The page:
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Bergeron Skates With Teammates

by Hannah Becker / Boston Bruins

BOSTON – Boston Bruins forward Patrice Bergeron was on the ice, skating with his teammates this morning for the first time since suffering his third career concussion in the first period of Game 4 of the Eastern Conference Semifinals.

Bergeron skated before Boston's practice with strength and conditioning coach John Whitesides.
Bergeron has skated by himself with strength and conditioning coach John Whitesides for the past three days, but this morning joined his teammates for nearly a full practice.

The forward left the ice prior to the battle drill portion of the practice, which ended the session.

“He’s been around the last few days and we knew he skated a couple of times,” forward Michael Ryder said. “And just to see him out there with us, that gives us that little boost and hopefully he comes back soon.”

While Bergeron’s appearance at practice was a boost for the Bruins, head coach Claude Julien couldn’t confirm the 25-year-old’s availability for tomorrow night’s game.

“We’re going through the protocol,” Julien said. “It’s just something that you can’t predict, how quickly, or how slow it’s going to be.”

Still, Bergeron’s teammates are hoping to have him back in the line-up as soon as possible.

“I know they don’t want to rush that and you have to wait until you’re one hundred percent, but he looked good out there today and it’s pretty nice for everyone to see him back,” said winger Nathan Horton.

Seguin practices on the power play
A few of the Bruins took to the ice prior to the start of the 11:00 a.m. practice to continue to work on the power play.

Included among the early group was rookie Tyler Seguin. The dynamic forward skated in his first career playoff contest in Game 1, recording a goal and an assist.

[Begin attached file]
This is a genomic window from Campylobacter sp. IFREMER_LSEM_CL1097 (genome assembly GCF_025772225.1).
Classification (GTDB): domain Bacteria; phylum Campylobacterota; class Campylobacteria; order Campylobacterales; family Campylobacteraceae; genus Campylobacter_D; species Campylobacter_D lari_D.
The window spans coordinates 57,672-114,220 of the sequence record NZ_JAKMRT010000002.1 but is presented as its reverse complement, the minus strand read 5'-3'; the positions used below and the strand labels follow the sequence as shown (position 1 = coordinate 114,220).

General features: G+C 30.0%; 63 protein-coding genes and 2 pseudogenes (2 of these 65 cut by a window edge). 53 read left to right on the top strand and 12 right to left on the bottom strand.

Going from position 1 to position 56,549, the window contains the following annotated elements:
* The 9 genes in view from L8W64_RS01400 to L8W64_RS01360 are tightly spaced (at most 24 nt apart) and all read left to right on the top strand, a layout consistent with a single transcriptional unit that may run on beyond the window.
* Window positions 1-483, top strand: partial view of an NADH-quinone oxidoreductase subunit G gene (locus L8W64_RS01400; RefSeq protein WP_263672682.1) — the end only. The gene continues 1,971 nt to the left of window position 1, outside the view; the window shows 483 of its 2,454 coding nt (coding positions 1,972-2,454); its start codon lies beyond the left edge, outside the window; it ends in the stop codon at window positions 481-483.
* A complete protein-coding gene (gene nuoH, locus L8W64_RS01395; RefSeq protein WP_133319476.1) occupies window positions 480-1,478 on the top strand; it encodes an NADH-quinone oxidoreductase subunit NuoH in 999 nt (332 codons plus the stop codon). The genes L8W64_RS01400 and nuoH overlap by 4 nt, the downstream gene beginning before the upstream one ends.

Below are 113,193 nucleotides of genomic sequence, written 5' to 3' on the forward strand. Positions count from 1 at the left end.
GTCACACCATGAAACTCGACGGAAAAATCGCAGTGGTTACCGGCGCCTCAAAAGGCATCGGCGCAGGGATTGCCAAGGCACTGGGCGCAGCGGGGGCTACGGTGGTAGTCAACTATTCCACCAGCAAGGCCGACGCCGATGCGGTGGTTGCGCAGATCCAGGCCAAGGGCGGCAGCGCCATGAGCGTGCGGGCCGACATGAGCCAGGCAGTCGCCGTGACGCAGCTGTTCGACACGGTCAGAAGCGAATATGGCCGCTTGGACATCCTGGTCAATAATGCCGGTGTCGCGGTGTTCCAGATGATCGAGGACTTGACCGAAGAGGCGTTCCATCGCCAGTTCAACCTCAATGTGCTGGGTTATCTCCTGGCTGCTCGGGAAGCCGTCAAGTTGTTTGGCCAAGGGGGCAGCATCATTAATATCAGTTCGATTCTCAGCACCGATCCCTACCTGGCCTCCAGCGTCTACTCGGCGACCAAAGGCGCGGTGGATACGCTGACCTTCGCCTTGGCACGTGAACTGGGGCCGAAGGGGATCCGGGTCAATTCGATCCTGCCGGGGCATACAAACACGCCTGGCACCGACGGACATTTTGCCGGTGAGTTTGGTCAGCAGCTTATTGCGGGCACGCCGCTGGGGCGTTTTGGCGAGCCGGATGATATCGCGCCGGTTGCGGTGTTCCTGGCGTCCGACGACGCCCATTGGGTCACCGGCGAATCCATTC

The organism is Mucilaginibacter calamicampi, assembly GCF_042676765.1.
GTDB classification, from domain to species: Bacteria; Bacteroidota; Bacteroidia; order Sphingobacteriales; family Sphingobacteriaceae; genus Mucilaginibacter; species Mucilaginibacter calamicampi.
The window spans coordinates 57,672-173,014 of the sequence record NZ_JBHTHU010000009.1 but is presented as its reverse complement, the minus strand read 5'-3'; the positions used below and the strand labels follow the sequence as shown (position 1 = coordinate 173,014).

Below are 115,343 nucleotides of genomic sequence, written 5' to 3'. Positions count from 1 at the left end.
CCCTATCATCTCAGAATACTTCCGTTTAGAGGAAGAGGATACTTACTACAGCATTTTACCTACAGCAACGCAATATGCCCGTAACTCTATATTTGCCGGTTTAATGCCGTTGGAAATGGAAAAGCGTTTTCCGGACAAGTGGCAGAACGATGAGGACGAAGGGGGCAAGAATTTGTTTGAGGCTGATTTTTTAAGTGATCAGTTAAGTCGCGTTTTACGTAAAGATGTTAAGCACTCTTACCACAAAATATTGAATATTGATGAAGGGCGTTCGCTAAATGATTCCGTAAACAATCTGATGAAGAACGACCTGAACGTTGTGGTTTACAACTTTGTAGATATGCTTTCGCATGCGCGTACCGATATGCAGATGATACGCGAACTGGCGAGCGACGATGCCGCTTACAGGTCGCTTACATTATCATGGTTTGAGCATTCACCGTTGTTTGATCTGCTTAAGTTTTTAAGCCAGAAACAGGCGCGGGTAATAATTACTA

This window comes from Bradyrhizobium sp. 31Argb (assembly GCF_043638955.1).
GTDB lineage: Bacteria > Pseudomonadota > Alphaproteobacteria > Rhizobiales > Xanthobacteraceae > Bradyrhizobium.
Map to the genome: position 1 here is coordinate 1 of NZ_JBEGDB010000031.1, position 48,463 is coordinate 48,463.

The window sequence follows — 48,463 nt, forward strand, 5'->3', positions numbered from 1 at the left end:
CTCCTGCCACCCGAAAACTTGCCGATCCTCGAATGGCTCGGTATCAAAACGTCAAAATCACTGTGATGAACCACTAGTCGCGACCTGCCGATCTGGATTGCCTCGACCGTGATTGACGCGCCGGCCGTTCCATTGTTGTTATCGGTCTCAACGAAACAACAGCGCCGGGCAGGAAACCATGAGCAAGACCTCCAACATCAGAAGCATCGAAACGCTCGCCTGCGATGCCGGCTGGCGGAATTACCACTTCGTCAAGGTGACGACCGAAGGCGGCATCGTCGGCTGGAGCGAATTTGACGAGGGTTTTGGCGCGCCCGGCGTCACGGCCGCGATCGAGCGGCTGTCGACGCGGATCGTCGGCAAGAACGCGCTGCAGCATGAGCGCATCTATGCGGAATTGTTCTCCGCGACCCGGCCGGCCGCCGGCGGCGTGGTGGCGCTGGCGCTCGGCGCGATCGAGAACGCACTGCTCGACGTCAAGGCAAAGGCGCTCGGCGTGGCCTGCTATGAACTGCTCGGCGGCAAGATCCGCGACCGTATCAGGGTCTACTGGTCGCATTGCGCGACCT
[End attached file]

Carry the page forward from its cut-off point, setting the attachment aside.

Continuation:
Today’s Julien's spoke about Seguin’s development.

“We want to make the power play work and it’s never a bad thing to have those guys go through it and if at one point you need him, you need him. And what I said yesterday was exactly what we wanted to do with Tyler,” said Julien.

“He’s a young player that we care about and want to make sure that we develop him properly. And that’s part of the decision we’ve made as an organization is not to rush him through anything.”

“We understand the quality of player we’ve got and… what he’s going to bring in the future. And those are part of the things we keep doing with him and we’ve done with him all year is make him participate in all those areas where he’s going to be hopefully a big factor for us in the future.”

First line silent in Game 1
Boston’s top line of wingers Horton and Milan Lucic centered by David Krejci was all but silent in Game 1.

The line combined for 40:57 of ice time and contributed eight shots to the score sheet.

“You have to contribute and you have to put points on the board and I think that’s what we want to do too, so when we don’t’ get it we get frustrated and we want to be better,” Horton said.

“We had a lot of chances and we didn’t get any in, but I think we had something to be a positive. We did have chances and hopefully we can continue that.” 

The 1-0 series deficit isn’t an obstacle Boston can’t overcome, but they don’t want to find themselves in another 2-0 hole heading to Tampa Bay.

“It’s only one game but we definitely have some things we need to be better at, but we definitely know what to expect, they’re a hard working team,” said Horton. "We need to be better.”

While Horton said the Bolts were hard working, he wasn’t so sure if the same could be spoken of his own squad on Saturday.

“It’s one thing that can’t happen,” he said of being outworked by the opponent. “We can’t let it happen again, that’s for sure."

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